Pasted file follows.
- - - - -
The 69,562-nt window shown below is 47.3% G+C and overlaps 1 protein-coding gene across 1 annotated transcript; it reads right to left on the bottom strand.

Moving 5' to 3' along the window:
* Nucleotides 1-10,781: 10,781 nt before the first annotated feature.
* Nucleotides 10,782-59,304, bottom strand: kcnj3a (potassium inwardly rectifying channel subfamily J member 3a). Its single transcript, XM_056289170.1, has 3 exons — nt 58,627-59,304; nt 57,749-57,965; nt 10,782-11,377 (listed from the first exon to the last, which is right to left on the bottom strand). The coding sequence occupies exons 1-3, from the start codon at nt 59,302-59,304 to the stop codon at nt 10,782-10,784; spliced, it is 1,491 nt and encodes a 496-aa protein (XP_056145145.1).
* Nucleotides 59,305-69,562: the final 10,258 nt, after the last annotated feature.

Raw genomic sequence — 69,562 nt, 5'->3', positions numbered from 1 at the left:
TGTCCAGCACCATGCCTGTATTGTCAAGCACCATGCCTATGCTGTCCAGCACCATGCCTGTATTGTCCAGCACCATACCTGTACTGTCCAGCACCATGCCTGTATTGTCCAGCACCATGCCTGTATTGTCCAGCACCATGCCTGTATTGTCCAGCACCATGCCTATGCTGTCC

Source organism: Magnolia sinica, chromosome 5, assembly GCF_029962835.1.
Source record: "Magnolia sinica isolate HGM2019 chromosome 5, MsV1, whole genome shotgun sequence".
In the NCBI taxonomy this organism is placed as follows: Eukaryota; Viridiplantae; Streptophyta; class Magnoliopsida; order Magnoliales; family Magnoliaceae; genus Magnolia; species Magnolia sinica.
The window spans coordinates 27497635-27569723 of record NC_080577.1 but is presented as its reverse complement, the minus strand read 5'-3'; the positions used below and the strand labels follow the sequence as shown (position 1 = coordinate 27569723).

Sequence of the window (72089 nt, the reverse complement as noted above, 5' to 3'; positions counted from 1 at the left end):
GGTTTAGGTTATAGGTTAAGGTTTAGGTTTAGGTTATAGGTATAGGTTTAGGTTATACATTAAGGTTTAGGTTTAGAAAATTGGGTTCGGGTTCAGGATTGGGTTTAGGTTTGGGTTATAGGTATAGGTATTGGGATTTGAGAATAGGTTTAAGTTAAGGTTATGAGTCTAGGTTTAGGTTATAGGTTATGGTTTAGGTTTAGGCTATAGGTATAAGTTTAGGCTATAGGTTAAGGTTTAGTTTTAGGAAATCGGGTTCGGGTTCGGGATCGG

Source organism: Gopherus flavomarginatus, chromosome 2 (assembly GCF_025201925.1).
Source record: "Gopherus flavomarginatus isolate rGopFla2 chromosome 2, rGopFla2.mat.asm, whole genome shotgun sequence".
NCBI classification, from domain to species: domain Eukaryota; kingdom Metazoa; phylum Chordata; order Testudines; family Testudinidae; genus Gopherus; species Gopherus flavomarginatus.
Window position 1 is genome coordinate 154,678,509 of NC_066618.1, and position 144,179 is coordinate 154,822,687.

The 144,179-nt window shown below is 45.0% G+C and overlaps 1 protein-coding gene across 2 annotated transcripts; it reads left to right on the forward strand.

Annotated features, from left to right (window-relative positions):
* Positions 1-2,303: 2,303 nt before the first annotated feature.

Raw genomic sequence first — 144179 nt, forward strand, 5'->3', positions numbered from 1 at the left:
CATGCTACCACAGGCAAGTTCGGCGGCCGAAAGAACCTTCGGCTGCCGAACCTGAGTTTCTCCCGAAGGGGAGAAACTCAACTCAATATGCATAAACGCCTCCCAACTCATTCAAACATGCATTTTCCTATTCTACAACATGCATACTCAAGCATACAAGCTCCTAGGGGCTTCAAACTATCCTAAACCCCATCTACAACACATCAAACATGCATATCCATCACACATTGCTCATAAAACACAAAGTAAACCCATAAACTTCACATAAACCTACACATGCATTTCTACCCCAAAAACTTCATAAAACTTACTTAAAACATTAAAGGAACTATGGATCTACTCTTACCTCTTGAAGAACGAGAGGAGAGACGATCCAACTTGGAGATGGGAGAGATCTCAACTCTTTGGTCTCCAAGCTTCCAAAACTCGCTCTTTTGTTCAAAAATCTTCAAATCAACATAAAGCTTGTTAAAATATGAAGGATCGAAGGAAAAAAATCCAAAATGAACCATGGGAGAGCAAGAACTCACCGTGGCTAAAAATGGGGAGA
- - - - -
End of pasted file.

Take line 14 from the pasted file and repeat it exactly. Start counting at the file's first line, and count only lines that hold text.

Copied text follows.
Source organism: Gopherus flavomarginatus, chromosome 2 (assembly GCF_025201925.1).